## Rose-Hulman - Department of Mathematics - Course Syllabus MA FTC - Fast Track Calculus - 2010-11

 Description & Prerequisites Course Goals Texts and Other Materials Course Topics Course Policies Links last posted to site: 08/19/10

Parts of the web page to be completed or determined by the instructor are in green.

### Catalogue Description and Prerequisites

MA FTC Fast-Track Calculus 15L-0R-15C

A 5-week fast paced course equivalent to Calculus I, II and III.  Taught in the summer only to incoming freshmen. Review of differential calculus.  Introduction to integration and the Fundamental Theorem of Calculus.  Techniques of integration, numerical integration, applications of integration. L’Hopital’s rule (and improper integrals). Separable first order differential equations, applications of separable first order differential equation. Series of constants, power series, Taylor polynomials, Taylor and McLaurin series.  Vectors and parametric equations in three dimensions. Functions of several variables, partial derivatives, maxima and minima of functions of several variables, multiple integrals, and other coordinate systems. Applications of partial derivatives and multiple integrals.

Prerequisite: At least one year of high school Calculus, at least a 700 Math Score on the SAT (or equivalent), and approval by the Fast Track Selection Committee.

### Course Goals

1. Review with students differential calculus (including anti-derivatives) and vectors.
2. Review with students the application of differential calculus and vectors in science and engineering.
3. Introduce students to integral calculus (including elementary first order differential equations).
4. Introduce students to the application of the integral calculus and differential equations in science and engineering.
5. Introduce students to series of constants and functions, and the notions of approximation and convergence.
6. Introduce students to multivariable differential and integral calculus, and more vector techniques, especially in three dimensions
7. Introduce students to the application of multivariable calculus and in science and engineering.
8. Develop student mathematical modeling and problem solving skills.
9. Develop student ability to use a computer algebra system (CAS) to aid in the analysis of quantitative problems.  This includes (but is certainly not limited to) mastery of the commands listed below in Performance Standards below.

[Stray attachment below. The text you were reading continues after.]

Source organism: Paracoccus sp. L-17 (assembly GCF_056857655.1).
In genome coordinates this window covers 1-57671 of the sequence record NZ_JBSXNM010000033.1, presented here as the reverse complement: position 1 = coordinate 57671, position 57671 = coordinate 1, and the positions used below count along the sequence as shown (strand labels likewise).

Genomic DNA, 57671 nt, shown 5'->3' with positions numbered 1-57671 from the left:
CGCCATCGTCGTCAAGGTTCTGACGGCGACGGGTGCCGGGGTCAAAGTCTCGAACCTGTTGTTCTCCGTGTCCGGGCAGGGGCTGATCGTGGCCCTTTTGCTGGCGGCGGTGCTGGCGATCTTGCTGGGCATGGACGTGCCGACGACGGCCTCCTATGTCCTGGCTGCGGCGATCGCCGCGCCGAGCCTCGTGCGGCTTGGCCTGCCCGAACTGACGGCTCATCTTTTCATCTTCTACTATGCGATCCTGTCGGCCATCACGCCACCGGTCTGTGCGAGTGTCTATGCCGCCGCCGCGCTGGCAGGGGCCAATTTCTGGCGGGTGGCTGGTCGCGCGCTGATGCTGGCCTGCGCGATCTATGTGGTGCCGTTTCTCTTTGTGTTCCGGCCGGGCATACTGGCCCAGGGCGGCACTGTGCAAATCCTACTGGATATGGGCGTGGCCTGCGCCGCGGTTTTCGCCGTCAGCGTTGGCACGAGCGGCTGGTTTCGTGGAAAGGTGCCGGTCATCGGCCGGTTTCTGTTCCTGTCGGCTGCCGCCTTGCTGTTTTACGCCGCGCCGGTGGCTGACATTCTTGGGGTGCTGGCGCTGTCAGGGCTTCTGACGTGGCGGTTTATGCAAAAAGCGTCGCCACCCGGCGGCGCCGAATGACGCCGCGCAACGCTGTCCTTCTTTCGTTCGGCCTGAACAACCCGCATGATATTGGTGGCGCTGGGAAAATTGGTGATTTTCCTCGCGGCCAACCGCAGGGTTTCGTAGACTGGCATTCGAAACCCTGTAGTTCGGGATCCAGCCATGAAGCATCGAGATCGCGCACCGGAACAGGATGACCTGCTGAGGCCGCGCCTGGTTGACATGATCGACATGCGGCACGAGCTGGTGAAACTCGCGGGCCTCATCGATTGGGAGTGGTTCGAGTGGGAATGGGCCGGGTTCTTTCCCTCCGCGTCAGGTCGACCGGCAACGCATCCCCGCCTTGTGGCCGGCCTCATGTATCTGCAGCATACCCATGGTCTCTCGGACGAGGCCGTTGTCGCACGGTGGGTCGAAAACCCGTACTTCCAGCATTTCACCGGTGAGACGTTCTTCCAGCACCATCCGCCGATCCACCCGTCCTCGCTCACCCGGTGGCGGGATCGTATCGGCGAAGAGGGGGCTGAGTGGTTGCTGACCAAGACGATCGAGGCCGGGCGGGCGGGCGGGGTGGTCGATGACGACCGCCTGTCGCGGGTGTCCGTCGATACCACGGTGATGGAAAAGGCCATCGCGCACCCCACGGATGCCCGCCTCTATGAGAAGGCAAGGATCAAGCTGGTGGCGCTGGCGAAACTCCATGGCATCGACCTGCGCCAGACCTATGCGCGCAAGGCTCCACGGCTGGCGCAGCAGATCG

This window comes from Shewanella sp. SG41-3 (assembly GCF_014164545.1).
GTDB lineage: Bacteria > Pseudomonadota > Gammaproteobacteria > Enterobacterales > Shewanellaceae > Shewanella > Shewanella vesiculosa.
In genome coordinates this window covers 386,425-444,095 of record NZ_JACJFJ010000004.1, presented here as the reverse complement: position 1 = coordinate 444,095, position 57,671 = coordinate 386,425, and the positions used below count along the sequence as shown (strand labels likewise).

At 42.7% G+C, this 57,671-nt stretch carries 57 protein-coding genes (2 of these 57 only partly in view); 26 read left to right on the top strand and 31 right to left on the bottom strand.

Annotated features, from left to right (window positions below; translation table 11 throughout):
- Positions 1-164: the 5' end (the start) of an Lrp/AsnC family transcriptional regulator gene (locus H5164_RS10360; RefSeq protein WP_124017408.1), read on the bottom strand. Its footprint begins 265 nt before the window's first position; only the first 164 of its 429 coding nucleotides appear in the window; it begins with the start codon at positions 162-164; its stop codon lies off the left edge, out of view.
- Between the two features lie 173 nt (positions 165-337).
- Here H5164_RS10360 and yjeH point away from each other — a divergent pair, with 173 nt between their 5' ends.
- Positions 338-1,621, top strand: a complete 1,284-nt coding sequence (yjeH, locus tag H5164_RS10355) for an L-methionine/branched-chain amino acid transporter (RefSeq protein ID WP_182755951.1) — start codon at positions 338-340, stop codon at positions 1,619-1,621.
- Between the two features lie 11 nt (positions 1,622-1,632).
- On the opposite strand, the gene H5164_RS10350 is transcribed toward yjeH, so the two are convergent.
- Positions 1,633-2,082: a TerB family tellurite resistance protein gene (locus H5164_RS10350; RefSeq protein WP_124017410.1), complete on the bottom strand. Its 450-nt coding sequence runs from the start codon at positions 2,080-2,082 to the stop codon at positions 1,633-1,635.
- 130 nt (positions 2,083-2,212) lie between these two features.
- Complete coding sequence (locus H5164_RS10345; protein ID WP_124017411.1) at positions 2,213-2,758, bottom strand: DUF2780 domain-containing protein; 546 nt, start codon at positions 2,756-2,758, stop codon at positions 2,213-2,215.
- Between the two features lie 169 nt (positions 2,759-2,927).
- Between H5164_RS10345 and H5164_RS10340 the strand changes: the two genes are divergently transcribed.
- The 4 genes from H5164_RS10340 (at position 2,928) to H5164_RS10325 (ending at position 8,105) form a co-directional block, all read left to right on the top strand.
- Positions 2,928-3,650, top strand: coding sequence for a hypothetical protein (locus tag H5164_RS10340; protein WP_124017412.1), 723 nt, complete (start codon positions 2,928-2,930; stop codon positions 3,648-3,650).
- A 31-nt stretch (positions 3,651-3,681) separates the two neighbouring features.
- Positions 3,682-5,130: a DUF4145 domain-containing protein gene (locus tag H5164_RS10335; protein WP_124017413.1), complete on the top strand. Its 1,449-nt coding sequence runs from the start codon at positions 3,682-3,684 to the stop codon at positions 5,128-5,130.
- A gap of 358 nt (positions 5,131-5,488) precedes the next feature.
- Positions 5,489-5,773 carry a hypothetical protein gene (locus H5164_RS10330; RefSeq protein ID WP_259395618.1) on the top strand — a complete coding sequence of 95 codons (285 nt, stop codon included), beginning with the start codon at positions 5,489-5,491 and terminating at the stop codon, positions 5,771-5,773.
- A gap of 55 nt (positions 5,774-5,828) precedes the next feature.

10. Develop student ability to communicate mathematically.

### Textbook and other required materials

Textbook:
Computer Usage:  Maple13   must be available on your laptop

### Course Topics

Course topics can be found here MAFTCTopics.pdf.

### Course Requirements and Policies

The following policies and requirements will apply to all sections and classes:

#### Computer Policy

A summary of the computer policy page:

Students will be expected to demonstrate a minimal level of competency with a relevant computer algebra system. The computer algebra system will be an integral part of the course and will be used regularly in class work, in homework assignments and during quizzes/exams. Students will also be expected to demonstrate the ability to perform certain elementary computations by hand. (See Performance Standards below.)

#### Performance Standards

With regard to be "by hands" computational skills, each student should

1. Be able to perform elementary vector computations, e.g., vector addition, dot products, and cross products.
2. Be able to compute the derivative of a function using chain rule, product rule, and quotient rule.
3. Be able to compute elementary partial derivatives, gradients, and directional derivative.
4. Be able to evaluate simple single, double and triple integrals by iterated integration.
5. Know and be able to apply the equations for describing lines and planes in three-dimensional space.

These by-hands skills may be tested using in class quizzes.

With regard to basic Maple commands, by the end of Fast Track Calculus every student should be able to:

1. Use Maple to do arithmetic calculations and function .evaluations
2. Use the evalf command correctly and know when this is appropriate.
3. Use the expand, simplify, and subs commands to manipulate algebraic expressions.
4. Use the plot command to plot single or multiple functions and parametric curves, with appropriate scaling.
5. Use the solve and fsolve commands.
6. Use the diff command for computing derivatives.
7. Use the int command to compute anti-derivatives and definite integrals.
8. Use evalf with the Int command to approximate integrals numerically.
9. Perform basic vector computations including dot products and cross products.
10. Extend plots to cover space curves and surfaces.
11. Extend solve and fsolve to systems of several variables.
12. Extend diff, Int and int to differentiation and integration of functions of several variables.